“It seems the damage to the nationwide lockdown was not as severe or as lasting as we feared a month ago,” Scott Clemons, chief investment strategist at Brown Brothers Harriman, to CNBC.
The Labor Department noted: “If the workers who were recorded as employed but absent from work due to "other reasons" (over and above the number absent for other reasons in a typical May) have been classified as unemployed on temporary layoff, the overall unemployment rate would have been about 3 percentage points higher than reported (on a not seasonally adjusted basis). However, according to usual practice, the data from the household survey are accepted as recorded. To maintain data integrity, no ad hoc actions are taken to reclassify survey responses.”
This total seasonally adjusted loss of 19.6 million jobs over the past three months contrasts with the 37 million who, as of May 30, had filed for and were receiving or waiting to receive state or federal unemployment benefits. The bureau reported that U3—the official unemployment rate that counts the total number of people out of work as a percentage of the civilian labor force—fell from a seasonally adjusted 14.7% in April to 13.3% in May. Experts were expecting a rate of 19%. Three months ago, the U3 rate was 3.5%. Another rate—U6, which covers not just unemployed workers, but the underemployed and also some discouraged workers—fell from 22.8% to 21.2% after having been 7.0% in February. Many economists view U6 as a better gauge than U3 of labor’s well-being.
The household survey showed a seasonally adjusted rise for all employed workers from 133.4 million in April to 137.2 million in May. In March, that count was 155.7 million. The household survey includes agricultural workers, the self-employed, unpaid family workers, and private household workers among the employed, categories that are not covered by the establishment survey.
Although no analyst predicted anything like today’s gains, the pain nevertheless extends far and wide. Absent aggressive action from Congress, this will obviously increase, with the likelihood of a deluge of evictions and defaults on the horizon. People are skipping payments on credit cards, auto loans, and mortgages. At the moment, many of them are getting help from some creditors and landlords who are allowing for partial or delayed payments. For instance, the analytics company Black Knight reports that 4.75 million homeowners—or 9% of all mortgages—have obtained forbearance arrangements with their lenders. Such relaxation of payment timing cannot last long.
Manufacturing gained 225,000 jobs in May after a loss of 1.32 million in April. Manufacturing had already been having hard times since the middle of 2019.
Construction gained 464,000 jobs in May, having lost 995,000 in April.
Leisure & Hospitality gained 1.24 million jobs in May after losing 7.54 million in April.
Teachers and other educators lost another 309,000 jobs in May after losing 449,000 in April. States and local governments are have an especially bad time because revenues are taking huge hits with so many out of work and not paying as much in sales taxes nor gasoline and other excise taxes. On average, these make up about 35% of state revenues. Forty-three states also depend on income taxes for some of their revenue, with biggest impacts in California, New York, Illinois, New Jersey, and Massachusetts.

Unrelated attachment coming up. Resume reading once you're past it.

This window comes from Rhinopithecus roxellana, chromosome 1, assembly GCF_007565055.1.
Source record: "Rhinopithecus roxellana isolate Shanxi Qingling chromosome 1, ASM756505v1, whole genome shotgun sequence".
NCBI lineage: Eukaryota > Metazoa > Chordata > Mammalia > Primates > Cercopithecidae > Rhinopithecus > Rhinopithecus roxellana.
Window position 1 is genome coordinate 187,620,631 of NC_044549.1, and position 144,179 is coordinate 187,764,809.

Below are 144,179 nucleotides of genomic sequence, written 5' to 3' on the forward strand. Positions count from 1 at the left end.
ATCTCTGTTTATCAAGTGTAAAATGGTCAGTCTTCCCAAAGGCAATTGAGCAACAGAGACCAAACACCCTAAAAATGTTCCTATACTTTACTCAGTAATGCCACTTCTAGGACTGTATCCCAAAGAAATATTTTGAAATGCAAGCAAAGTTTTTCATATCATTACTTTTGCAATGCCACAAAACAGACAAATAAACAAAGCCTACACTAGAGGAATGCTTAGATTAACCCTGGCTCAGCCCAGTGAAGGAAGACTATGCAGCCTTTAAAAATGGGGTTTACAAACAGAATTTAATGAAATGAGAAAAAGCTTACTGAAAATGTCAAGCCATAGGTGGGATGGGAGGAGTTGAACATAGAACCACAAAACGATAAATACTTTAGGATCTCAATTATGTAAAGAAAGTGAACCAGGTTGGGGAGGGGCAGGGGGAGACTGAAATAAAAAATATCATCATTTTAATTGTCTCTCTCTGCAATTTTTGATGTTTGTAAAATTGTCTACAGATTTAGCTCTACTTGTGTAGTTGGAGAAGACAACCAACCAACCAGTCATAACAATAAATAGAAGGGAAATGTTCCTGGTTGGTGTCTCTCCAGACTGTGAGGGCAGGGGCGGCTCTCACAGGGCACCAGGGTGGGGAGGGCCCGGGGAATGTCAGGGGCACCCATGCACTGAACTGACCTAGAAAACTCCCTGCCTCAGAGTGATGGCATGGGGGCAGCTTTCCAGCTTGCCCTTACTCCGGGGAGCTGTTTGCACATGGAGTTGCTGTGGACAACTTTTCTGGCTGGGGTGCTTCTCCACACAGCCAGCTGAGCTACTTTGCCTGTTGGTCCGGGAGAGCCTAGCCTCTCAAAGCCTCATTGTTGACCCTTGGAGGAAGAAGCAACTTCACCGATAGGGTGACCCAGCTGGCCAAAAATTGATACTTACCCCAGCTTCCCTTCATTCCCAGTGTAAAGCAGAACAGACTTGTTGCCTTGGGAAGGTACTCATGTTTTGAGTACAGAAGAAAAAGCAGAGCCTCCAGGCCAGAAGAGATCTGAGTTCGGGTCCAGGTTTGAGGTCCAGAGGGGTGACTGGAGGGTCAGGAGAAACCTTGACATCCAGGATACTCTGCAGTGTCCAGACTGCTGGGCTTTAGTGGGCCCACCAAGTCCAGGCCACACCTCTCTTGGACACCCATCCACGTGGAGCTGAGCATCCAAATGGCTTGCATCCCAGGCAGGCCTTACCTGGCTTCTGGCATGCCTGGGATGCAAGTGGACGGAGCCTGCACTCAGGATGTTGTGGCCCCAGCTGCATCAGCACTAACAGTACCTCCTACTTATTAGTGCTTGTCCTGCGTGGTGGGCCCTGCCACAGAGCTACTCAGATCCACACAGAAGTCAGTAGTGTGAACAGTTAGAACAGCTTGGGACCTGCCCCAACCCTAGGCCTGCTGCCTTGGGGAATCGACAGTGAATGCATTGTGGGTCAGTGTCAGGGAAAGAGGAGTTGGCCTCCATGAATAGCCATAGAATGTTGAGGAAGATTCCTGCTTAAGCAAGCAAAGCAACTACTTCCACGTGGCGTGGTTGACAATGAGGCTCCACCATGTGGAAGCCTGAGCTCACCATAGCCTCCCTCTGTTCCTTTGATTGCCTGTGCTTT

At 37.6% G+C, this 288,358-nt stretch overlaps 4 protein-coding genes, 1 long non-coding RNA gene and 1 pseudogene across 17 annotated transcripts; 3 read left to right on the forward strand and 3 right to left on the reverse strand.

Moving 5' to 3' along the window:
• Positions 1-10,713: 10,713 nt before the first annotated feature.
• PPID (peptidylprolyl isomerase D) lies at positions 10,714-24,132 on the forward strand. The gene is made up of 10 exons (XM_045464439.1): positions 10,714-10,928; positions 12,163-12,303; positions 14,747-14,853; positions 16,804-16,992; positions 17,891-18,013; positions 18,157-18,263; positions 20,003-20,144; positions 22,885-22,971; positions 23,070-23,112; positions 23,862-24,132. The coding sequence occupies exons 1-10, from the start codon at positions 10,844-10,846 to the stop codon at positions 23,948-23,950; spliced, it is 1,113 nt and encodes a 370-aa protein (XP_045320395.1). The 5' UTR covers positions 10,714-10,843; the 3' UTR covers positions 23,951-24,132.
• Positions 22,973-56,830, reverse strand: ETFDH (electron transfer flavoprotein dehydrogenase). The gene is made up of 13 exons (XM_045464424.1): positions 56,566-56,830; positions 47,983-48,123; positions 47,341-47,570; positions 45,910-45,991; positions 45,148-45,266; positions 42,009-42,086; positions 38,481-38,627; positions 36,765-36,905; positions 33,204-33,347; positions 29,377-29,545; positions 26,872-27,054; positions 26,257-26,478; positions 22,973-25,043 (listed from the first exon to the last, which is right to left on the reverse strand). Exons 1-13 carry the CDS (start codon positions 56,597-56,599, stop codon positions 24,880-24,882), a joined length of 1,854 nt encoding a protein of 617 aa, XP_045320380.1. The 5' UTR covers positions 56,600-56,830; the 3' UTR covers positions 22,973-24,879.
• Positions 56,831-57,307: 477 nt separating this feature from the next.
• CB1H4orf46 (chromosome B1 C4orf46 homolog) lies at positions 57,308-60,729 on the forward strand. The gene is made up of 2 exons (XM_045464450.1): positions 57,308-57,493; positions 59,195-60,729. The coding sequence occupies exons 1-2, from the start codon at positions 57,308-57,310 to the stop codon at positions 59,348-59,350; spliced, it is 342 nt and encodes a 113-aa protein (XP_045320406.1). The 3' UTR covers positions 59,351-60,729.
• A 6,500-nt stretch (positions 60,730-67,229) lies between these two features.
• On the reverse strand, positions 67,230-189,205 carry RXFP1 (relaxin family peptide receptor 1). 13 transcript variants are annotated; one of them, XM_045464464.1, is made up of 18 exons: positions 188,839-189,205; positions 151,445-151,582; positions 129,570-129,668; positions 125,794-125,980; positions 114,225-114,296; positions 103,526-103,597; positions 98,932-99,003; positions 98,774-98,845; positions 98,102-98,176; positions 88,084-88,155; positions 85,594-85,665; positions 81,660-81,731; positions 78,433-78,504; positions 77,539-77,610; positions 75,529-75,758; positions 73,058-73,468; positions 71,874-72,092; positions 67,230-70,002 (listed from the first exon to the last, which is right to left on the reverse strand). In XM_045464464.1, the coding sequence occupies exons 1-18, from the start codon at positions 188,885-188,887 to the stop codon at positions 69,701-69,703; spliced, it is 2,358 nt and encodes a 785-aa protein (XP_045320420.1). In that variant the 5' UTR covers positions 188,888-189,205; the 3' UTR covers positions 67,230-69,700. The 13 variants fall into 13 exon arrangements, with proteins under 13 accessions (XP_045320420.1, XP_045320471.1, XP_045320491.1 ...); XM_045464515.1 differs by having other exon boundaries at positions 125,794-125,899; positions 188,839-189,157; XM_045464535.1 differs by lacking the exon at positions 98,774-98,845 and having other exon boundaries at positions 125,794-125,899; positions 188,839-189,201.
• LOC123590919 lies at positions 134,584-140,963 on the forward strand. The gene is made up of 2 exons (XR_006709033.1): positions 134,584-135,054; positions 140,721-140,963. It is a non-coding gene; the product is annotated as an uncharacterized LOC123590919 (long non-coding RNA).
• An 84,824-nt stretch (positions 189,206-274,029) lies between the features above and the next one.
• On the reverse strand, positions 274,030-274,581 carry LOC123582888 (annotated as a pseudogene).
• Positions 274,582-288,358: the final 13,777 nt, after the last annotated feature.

May job gains and losses for selected categories: Table B.1 provides more granular details of each of these.
- Education and health services: +424,000
° Health care & social assistance: +390,700
- Professional and business services: +127,000
- Temporary help services: 39,100
- Transportation & warehousing: -19,000
- Financial activities: +33,000
- Information: -38,000
- Retail trade: +367,800
- Mining and Logging: -20,000
- Government at all levels: -585,000
As Americans begin the slow return to those jobs that still exist, exactly how all this will play out is still highly speculative. As Mark Vitner, senior economist at Wells Fargo & Co., said last month: “In the Great Depression, the vast majority of job losses were permanent. Today the vast majority of job losses are temporary.” Nonetheless, he added, “I don’t think we get back to 100% for at least a year, 18 months, and we’re not going to need as many workers if we’re not back at 100%.” Other sources have gone so far as to say 42% of jobs may be permanently lost.
More data from the May jobs report:
1.75 million rejoined the workforce in May after 6.4 million left it in April.
The labor force participation rate rose from 60.2% to 60.8%. The employment-population ratio rose from 51.3% to 52.8%
Unemployment rates differ by race and sex: (May percentages in bold; April percentages in [brackets and italics].)
Adult men: 11.6% [13%]
Adult women: 13.9% [15.5%]
Whites: 12.4% [14.2%]
Blacks: 16.8% [16.7%]
Asians: 15% [14.5%]
Hispanics: 17.6% [18.9%]
American Indians: Not counted monthly.
• Average hourly earnings of private-sector production and nonsupervisory employees in May fell 14 cents to $25.00 after having risen $1.04 an hour in April.
• Average hourly earnings for all employees on private nonfarm payrolls in May fell 29 cents to $29.75 after having risen $1.35 an hour in April.
• Average work week for all employees on nonfarm payrolls increased by 0.5 hours to 34.7 hours in May.
• The manufacturing work week in May rose by 0.8 hours to 38.9 hours.
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